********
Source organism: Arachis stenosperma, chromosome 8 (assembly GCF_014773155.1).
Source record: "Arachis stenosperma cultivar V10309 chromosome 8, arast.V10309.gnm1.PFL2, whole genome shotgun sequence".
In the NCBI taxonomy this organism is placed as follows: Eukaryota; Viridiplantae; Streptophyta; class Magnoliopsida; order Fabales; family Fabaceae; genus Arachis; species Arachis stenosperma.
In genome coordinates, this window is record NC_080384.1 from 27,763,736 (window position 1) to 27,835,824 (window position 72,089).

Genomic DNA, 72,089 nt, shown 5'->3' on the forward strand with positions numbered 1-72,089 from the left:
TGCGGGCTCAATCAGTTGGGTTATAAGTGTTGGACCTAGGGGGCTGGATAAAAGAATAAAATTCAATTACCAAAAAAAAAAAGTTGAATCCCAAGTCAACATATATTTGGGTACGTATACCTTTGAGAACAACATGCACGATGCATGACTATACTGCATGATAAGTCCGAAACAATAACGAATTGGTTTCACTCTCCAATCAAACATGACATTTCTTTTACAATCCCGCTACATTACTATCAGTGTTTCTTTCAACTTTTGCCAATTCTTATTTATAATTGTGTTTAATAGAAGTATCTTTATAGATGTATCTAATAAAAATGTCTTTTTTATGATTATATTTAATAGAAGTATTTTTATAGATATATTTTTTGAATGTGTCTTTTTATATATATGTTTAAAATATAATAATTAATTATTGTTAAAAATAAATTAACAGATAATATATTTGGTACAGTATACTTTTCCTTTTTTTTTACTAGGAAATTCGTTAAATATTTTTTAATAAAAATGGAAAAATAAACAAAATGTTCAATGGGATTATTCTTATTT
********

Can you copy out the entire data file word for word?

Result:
Source organism: Arachis stenosperma, chromosome 8 (assembly GCF_014773155.1).
Source record: "Arachis stenosperma cultivar V10309 chromosome 8, arast.V10309.gnm1.PFL2, whole genome shotgun sequence".
In the NCBI taxonomy this organism is placed as follows: Eukaryota; Viridiplantae; Streptophyta; class Magnoliopsida; order Fabales; family Fabaceae; genus Arachis; species Arachis stenosperma.
In genome coordinates, this window is record NC_080384.1 from 27,763,736 (window position 1) to 27,835,824 (window position 72,089).

Genomic DNA, 72,089 nt, shown 5'->3' on the forward strand with positions numbered 1-72,089 from the left:
TGCGGGCTCAATCAGTTGGGTTATAAGTGTTGGACCTAGGGGGCTGGATAAAAGAATAAAATTCAATTACCAAAAAAAAAAAGTTGAATCCCAAGTCAACATATATTTGGGTACGTATACCTTTGAGAACAACATGCACGATGCATGACTATACTGCATGATAAGTCCGAAACAATAACGAATTGGTTTCACTCTCCAATCAAACATGACATTTCTTTTACAATCCCGCTACATTACTATCAGTGTTTCTTTCAACTTTTGCCAATTCTTATTTATAATTGTGTTTAATAGAAGTATCTTTATAGATGTATCTAATAAAAATGTCTTTTTTATGATTATATTTAATAGAAGTATTTTTATAGATATATTTTTTGAATGTGTCTTTTTATATATATGTTTAAAATATAATAATTAATTATTGTTAAAAATAAATTAACAGATAATATATTTGGTACAGTATACTTTTCCTTTTTTTTTACTAGGAAATTCGTTAAATATTTTTTAATAAAAATGGAAAAATAAACAAAATGTTCAATGGGATTATTCTTATTT